Another characteristic of the spirit is freedom of choice. A common characteristic between the physical body and the mind (or psyche) is that they are both predetermined and cannot be changed by themselves. However, the spirit is different. It is the spirit that gives human beings free will (Kierkegaard, 1849/1992; Westley, 1995). The spirit is the driving force to direct an individual on how to live the physical, psychological, and social dimensions of his or her life. Each human being constantly compares who he or she is to how he or she is living his or her life. For example, humans ask themselves,”Am I living my life the way I ought to? When I go to sleep at night, am I at peace?” It is the spirit as a relationship between mind and body with the characteristic of free choice that makes each human being an individual (Kierkegaard; Westley). From an existential perspective, humans are spiritual beings existing in a physical world.
Review of Spirituality in the Nursing Literature
Whether from a realist or an existential view, humans have a spirit, and the spirit is associated with discerning meaning and purpose in life. How does one find meaning and purpose in life? As the nursing literature documents, this can happen in many ways: to connect with oneself through self-reflection; with others in relationships; with art, music, literature, and nature; and with a Higher Power through prayer or meditation. The nursing literature suggests this connectedness happens through the spirit.
A number of nursing authors discuss spirituality in terms of finding meaning and purpose in life (e.g., Dudley, Smith, & Millison, 1995; Haase, Britt, Coward, Leidy, & Penn, 1992; Hall, 1997; Labun, 1988; Martsolf & Mickley, 1998; Oldnall, 1996; Reed, 1991,1992; Smucker, 1996). Meaning and purpose are sought through self-reflection and a sense of connectedness to self (Aldridge, 1993; Bellingham, Cohen, Jones, & Spaniol, 1989; Dyson, Cobb, & Forman, 1997; Engebretson, 1996; Fahlberg & Fahlberg, 1991; Goldberg, 1998; Lane, 1987; Meraviglia, 1999; Narayanasamy, 1996; Newshan, 1998; Nolan & Crawford, 1997; O’Neill & Kenny, 1998). Spirituality is also explored through relationships with others (Aldridge; Bellingham et al.; Dyson et al.; Fahlberg & Fahlberg; Goldberg; Lane; Mayer, 1992; Meraviglia; Narayanasamy; Newshan; Nolan & Crawford; O’Neill & Kenny; Reed, 1992) and is enhanced through experience and connectedness with music, art, literature, or nature (Dyson et al.; Goldberg; Kierkegaard, 1843/1992; Meraviglia; O’Neill & Kenny; Watson, 1985). In addition, if this is part of one’s belief system, spirituality can be explored through communicating with or connecting with a Higher Power, which some people call God (Bellingham et al.; Carson, Winkelstein, Soeken, & Bruinins, 1986; Charnes & Moore, 1992; Dyson et al.; Fahlberg & Fahlberg; Goldberg; Lane; Meraviglia; Nolan & Crawford; Narayanasamy; O’Neill & Kenny; Reed, 1992; Sherman, 1996). Therefore, whether one’s point of view is realist or existential, spirituality is defined as the experience of and integration of meaning and purpose in life through connectedness with self, others, art, music, literature, nature, or a power greater than oneself.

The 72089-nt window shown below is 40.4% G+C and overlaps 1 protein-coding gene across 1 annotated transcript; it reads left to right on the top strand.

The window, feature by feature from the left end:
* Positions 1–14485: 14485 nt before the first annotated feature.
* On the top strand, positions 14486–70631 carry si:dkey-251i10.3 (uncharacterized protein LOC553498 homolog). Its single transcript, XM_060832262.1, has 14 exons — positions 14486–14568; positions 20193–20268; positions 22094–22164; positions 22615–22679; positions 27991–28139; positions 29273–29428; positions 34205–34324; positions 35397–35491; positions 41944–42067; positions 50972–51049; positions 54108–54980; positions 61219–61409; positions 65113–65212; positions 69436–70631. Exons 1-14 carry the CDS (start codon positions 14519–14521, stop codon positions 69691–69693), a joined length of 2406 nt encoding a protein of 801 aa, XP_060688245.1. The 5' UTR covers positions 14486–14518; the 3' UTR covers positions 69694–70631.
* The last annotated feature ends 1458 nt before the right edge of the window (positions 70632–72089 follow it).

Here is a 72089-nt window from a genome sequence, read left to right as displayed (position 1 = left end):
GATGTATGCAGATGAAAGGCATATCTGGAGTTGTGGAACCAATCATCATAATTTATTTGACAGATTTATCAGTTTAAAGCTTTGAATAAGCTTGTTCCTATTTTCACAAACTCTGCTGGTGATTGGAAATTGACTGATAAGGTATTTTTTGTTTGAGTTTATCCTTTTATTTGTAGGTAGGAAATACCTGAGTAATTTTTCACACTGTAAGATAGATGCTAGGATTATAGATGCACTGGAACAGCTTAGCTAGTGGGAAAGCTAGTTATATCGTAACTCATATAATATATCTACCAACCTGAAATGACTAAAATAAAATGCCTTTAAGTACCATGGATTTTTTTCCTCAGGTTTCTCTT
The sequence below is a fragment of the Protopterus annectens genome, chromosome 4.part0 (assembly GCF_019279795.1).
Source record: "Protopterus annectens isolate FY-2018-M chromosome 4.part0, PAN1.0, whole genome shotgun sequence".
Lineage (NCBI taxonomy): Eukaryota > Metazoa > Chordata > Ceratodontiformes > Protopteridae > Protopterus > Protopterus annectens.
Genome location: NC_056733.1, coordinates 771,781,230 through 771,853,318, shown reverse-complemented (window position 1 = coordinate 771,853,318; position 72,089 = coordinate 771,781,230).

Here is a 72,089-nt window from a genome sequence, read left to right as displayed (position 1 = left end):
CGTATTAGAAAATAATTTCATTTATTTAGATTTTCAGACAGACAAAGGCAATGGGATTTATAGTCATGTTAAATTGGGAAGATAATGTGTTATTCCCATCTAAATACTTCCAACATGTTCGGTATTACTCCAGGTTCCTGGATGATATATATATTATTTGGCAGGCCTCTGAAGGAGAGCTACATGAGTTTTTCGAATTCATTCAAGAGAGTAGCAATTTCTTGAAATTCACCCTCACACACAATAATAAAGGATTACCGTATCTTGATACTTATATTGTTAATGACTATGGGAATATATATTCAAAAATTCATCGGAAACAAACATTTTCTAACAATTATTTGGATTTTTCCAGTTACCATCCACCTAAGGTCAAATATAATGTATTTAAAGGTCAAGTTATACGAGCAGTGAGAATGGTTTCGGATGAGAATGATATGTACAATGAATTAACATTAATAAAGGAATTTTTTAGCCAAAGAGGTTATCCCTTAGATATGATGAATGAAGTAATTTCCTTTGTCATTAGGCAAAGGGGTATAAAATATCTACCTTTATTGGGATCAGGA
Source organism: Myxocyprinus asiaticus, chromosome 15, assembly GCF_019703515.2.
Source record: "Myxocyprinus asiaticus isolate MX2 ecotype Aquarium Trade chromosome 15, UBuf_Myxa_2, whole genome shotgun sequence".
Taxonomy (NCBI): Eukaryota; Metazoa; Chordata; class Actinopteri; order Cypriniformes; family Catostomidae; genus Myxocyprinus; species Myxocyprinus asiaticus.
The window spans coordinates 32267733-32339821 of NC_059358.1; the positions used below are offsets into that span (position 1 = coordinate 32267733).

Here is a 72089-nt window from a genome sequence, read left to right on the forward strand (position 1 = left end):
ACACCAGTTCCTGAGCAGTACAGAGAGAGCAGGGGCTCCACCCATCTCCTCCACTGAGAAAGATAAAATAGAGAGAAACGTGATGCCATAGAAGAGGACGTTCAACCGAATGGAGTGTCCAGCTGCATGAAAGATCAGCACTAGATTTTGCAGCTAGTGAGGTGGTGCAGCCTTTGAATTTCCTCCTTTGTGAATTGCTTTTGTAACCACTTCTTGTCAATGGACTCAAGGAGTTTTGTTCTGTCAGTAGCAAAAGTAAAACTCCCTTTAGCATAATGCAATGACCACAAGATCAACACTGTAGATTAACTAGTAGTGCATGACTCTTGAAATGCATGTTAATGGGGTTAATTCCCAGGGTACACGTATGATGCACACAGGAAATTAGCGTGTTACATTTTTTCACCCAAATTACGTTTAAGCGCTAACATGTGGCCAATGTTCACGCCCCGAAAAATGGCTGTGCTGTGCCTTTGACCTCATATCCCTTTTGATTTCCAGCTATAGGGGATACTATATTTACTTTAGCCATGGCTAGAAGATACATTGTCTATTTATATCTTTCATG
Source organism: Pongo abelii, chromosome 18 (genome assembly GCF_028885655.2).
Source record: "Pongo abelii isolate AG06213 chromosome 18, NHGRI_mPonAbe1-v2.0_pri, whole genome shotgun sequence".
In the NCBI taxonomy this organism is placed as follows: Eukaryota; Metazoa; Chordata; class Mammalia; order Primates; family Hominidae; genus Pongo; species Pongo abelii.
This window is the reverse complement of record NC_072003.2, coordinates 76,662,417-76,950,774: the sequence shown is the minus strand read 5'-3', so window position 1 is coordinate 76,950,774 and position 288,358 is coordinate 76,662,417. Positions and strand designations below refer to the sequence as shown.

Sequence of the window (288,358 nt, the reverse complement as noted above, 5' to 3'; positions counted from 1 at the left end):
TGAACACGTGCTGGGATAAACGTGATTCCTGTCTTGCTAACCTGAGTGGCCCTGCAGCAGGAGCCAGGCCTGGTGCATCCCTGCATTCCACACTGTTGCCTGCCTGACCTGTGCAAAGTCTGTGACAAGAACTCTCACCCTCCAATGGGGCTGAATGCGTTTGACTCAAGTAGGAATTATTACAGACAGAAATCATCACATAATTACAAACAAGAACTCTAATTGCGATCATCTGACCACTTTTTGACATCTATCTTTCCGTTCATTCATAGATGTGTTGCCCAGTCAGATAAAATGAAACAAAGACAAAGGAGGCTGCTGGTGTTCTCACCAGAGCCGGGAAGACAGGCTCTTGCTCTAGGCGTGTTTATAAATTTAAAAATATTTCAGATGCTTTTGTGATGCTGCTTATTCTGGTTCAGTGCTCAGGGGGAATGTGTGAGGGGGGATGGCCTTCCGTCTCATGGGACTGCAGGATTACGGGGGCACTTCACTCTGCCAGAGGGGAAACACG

The spirituality literature supports differentiating spirituality and religiousness in that religiousness is one way to express one’s spirituality, but not necessarily the only way (Carson et al., 1986; Engebretson, 1996; Labun, 1988; Mayer, 1992; Oldnall, 1996; O’Neill & Kenny, 1998; Reed, 1991). Pehler (1997) studied spiritual distress among children ages 3 to 18 and found that all of NANDA’s (1994) defining characteristics for spiritual distress were represented, except for religious/cultural ties. These results suggest that religiousness is not a defining characteristic of spiritual distress in the pediatric population. In addition, the Spirituality Well-Being Tool to measure spirituality includes two subscales, one for religious and one for existential well-being (Fehring, Brennan, & Keller, 1987; Mickley, Soeken, & Belcher, 1992). From this perspective, it may be appropriate to conceptualize spirituality as the broader concept and religiousness as a subset of spirituality.
Review of Religiousness in the Nursing Literature